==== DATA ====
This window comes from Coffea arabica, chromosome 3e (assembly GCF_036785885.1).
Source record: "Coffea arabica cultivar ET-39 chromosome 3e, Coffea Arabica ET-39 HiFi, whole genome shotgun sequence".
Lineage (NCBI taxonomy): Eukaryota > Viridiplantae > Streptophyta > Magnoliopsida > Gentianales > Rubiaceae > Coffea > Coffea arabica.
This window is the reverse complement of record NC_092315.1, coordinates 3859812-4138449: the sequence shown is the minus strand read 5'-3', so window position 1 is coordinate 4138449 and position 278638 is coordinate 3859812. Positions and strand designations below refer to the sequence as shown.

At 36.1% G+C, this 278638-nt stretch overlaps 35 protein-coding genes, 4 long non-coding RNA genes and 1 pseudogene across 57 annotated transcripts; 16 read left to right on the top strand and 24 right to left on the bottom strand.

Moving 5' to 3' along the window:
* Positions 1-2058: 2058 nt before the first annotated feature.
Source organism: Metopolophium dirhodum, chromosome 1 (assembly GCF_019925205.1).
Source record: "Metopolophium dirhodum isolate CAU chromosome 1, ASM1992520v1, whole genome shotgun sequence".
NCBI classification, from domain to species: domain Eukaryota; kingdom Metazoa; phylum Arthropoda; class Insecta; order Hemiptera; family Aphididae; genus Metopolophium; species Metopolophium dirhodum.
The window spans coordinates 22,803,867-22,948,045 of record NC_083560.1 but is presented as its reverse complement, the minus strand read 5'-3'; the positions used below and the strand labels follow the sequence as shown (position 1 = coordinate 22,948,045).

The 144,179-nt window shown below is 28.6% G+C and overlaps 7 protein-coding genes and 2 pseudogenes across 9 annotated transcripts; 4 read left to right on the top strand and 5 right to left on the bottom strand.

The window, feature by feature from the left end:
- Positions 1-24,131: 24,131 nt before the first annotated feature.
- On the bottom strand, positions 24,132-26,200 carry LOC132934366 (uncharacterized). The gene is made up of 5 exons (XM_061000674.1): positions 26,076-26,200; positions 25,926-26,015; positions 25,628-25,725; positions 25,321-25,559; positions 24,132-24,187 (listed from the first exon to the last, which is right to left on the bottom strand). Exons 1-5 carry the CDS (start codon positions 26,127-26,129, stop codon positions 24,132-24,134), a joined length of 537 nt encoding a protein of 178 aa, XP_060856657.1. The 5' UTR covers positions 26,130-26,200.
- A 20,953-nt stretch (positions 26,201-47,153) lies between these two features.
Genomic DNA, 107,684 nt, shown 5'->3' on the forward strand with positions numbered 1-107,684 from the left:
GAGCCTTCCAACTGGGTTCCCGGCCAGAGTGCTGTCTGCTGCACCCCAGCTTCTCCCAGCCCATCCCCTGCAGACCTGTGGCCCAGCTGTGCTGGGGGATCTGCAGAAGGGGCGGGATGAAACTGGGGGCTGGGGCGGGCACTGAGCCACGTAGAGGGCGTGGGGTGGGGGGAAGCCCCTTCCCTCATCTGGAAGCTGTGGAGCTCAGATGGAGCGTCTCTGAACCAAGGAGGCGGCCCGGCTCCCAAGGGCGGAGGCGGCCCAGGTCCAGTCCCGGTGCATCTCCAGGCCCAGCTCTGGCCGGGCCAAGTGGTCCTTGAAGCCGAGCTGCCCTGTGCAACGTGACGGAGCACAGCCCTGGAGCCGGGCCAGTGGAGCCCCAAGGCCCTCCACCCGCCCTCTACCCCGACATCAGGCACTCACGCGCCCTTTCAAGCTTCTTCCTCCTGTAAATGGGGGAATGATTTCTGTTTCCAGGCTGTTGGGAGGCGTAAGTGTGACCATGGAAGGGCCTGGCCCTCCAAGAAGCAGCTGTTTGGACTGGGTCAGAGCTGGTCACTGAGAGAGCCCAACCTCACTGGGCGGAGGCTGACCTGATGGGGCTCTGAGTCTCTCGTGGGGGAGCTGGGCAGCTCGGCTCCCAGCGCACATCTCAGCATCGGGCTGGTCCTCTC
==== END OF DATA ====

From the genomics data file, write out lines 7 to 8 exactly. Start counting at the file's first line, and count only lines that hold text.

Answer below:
* Positions 1-2058: 2058 nt before the first annotated feature.
Source organism: Metopolophium dirhodum, chromosome 1 (assembly GCF_019925205.1).